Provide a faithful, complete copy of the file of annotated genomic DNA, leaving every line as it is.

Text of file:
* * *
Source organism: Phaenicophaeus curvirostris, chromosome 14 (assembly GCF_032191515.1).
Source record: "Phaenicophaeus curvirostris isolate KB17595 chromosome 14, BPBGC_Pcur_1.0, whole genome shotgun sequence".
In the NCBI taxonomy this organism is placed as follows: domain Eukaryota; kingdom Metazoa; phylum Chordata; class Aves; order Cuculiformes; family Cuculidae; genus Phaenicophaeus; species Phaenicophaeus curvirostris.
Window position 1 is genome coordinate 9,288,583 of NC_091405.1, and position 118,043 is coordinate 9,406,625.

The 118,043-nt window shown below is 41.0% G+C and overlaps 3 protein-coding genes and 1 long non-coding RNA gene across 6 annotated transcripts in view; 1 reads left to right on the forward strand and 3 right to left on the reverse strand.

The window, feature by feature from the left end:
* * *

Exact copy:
Source organism: Phaenicophaeus curvirostris, chromosome 14 (assembly GCF_032191515.1).
Source record: "Phaenicophaeus curvirostris isolate KB17595 chromosome 14, BPBGC_Pcur_1.0, whole genome shotgun sequence".
In the NCBI taxonomy this organism is placed as follows: domain Eukaryota; kingdom Metazoa; phylum Chordata; class Aves; order Cuculiformes; family Cuculidae; genus Phaenicophaeus; species Phaenicophaeus curvirostris.
Window position 1 is genome coordinate 9,288,583 of NC_091405.1, and position 118,043 is coordinate 9,406,625.

The 118,043-nt window shown below is 41.0% G+C and overlaps 3 protein-coding genes and 1 long non-coding RNA gene across 6 annotated transcripts in view; 1 reads left to right on the forward strand and 3 right to left on the reverse strand.

The window, feature by feature from the left end: